Benchmarking provides little information in the way of what’s occurring real time or any reliable indicators about the future. As we should all know by now, past performance is never any guarantee of any future results!

My advice: set personal goals, monitor them, and tune out everything else

My suggestion is if you want to get better, at anything, while benchmarking might add some value you’re far better off to focus on you.

Benchmarking your portfolio

Image Source: Pexels.

  • Focus on your goals and those of your family.
  • Focus on your health.
  • Focus on your behaviour and finding any money management system that works for you.

I continue to yawn when I hear investors, advisors or other so called experts speak of benchmarking and touting its merits on end. It is not as though learning what others do or checking in on some index returns has zero value… I just think it’s not worth obsessing over. 

Weekend Reading – Stop obsessing over benchmarking

Borrowed from one of my favourite sites: 

“The most powerful productivity tool ever invented is simply the word no.” – Farnam Street. @farnamstreet

Friend and past guest of the site Peter Hodson, CFA, founder and head of Research at 5i Research Inc. shared 5 reasons why comparing your portfolio against an index doesn’t work, his summary:

  1. The index may not be right for you.
  2. An index is often an incomplete picture.
  3. You can’t spend your index. 
  4. An index does not reveal or include taxes or commissions.
  5. Some index structures just don’t make sense. 

From the article:

“At the end of the day, any investment plan must be right for you. Who cares if you beat the index if your financial goals aren’t being met?”

CMHC ends the first-time homebuyer incentive – a flawed program from the start. 

“The CMHC program wasn’t useful since it didn’t help buyers put together a minimum down payment, and the restrictions meant some borrowers qualified for smaller amounts than they otherwise would, said James Laird, co-CEO of Ratehub.ca and president of CanWise mortgage lender.”

Funny comment from Morgan Housel this week on interest rates and higher taxation:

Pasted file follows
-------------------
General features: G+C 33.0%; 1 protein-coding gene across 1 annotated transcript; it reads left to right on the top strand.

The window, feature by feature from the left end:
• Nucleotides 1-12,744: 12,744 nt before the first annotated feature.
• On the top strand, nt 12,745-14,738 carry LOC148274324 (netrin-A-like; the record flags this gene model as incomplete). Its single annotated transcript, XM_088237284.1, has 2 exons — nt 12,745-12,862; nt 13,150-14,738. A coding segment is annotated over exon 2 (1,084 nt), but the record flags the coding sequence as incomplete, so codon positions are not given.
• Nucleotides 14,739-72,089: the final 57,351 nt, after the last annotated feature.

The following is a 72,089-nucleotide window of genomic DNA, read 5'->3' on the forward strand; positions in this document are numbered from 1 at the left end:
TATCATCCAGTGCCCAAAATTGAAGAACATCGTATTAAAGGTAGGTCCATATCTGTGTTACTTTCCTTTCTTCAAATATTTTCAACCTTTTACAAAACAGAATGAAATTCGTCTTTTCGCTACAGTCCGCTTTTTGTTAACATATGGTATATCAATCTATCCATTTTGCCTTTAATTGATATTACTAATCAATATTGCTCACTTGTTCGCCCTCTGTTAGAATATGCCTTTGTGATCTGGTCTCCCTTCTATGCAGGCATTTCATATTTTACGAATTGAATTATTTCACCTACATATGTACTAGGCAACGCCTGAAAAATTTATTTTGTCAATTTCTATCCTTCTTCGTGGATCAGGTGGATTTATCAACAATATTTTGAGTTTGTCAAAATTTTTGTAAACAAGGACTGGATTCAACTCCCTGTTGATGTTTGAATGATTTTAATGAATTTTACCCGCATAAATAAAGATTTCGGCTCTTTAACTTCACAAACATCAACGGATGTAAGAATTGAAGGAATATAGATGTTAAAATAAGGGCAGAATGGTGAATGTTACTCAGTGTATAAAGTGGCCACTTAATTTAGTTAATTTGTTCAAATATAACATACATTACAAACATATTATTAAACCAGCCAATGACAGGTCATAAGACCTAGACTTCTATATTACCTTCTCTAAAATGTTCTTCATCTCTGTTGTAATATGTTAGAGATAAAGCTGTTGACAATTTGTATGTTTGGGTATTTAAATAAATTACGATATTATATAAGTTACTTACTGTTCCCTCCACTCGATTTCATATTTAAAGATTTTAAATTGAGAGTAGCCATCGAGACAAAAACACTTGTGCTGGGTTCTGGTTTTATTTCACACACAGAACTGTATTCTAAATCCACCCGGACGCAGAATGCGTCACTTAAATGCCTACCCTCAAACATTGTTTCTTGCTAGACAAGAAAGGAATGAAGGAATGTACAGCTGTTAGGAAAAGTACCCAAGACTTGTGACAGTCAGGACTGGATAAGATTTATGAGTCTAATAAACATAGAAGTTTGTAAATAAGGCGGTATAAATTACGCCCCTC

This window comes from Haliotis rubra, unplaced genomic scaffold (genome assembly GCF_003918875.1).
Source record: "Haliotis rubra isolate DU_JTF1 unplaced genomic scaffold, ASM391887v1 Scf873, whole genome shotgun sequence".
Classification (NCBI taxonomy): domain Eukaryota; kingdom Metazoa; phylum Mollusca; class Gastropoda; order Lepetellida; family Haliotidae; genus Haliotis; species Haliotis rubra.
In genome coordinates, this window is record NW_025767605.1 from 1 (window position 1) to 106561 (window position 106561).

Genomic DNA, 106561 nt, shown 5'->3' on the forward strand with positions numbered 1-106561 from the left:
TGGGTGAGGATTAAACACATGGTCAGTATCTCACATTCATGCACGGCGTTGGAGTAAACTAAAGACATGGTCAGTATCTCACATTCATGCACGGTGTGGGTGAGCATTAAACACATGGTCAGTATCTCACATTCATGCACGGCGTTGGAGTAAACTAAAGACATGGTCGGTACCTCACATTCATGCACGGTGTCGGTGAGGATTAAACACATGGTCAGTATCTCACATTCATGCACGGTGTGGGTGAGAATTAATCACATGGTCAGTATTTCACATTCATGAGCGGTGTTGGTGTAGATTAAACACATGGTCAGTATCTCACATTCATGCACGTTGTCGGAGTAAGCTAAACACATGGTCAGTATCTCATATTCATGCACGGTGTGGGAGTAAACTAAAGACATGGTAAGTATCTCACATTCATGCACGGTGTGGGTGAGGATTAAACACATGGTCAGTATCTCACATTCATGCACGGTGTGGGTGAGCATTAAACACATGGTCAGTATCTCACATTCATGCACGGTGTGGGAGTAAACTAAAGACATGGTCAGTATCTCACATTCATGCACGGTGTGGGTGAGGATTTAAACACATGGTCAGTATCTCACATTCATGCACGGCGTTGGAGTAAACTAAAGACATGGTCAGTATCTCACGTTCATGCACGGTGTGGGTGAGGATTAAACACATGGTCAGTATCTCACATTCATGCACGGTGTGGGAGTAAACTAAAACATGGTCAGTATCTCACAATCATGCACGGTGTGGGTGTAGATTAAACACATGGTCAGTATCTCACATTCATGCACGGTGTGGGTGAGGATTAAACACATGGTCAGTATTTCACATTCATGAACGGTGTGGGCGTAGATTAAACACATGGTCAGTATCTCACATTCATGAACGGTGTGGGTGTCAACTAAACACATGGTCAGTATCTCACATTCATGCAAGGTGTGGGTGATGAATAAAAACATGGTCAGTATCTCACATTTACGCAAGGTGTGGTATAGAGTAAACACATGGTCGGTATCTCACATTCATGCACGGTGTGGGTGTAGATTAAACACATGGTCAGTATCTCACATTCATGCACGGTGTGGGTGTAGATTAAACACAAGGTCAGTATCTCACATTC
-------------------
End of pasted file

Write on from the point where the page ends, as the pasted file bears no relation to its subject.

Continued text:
I also found his post related to the dumber side of smart people very interesting. 

“If you become famous for your smart ideas, but that idea turns out to be either wrong or outdated, it’s extremely difficult to move on. The result is a lot of very smart people clinging to very bad ideas.”

Kanwal Sarai looked at the long-term upside of owning some U.S. Dividend Kings.

Rob Carrick wrote about the OAS clawback (subscription): How many people are affected, and how much does it cost them?

Well, for rich seniors, this is an issue but for 90%+ of the retirement population don’t worry about it. 

“The Old Age Security recovery tax, known widely as the OAS clawback, starts to kick in when a recipient makes more than $90,997 in 2024. A little more than 500,000 seniors were affected by the clawback, or 8.3 per cent of total OAS recipients,according to the most recent data from Statistics Canada.”

I found some data on X/Twitter, sharing some big-6 Canadian bank earnings recently – not too bad overall:

GenY Money invests her money in many Canadian bank stocks. Nice tweet. Love it. 

Like GenY, I’m not beating the S&P 500 every year (since all my money is not in the U.S. market) but am still beating the S&P/TSX consistently. I agree with her:

“This is why you shouldn’t have 100% in Canadian equities which is called “home bias”.”

And since a reader recently wondered what the “floor might be” when it comes to retirement, I pointed them to this free case study I did for someone else:

“Quick background – I’m 43, separated, 2 kids (one is 19 and in university now, the other is 14). I work full-time making less than $45,000 per year. I’ve had financial issues in the past. I have around $30,000 invested, in mostly my RRSP. I am way behind at my age (for retirement planning). I don’t have a lot of disposable income, so I’m trying to put aside $300/month now.”
 

Save, Invest, Prosper!

As always, be sure to check out my Deals page – partnerships and discounts I continue to maintain to help you make the most out of your money – some of them you can’t find anywhere else!

Even better 🙂 – you can also consider reaching out here for some low-cost financial projections services – anytime.

Cashflows & Portfolios

In fact, there are now two (2) low-cost services to choose from:

  • Done-For-You – we do the work and data entry, and provide your reports OR 
  • DIY – whereby you do all the work, you do your own data entries, and you get your own results in the software – we essentially open up some professional financial software for you to use to be your own retirement income planner!

As a My Own Advisor reader, you always get a discount off either service. Just mention my site. That’s it.  

I launched this service with my DIY investor good friend – a service founded by DIY investors for DIY investors without the conflict of any advice.

Have a great weekend! 

Mark

My name is Mark Seed - the founder, editor and owner of My Own Advisor. As my own DIY financial advisor, I'm looking to start semi-retirement soon, sooner than most. Find out how, what I did, and what you can learn to tailor your own financial independence path. Join the newsletter read by thousands each day, always FREE.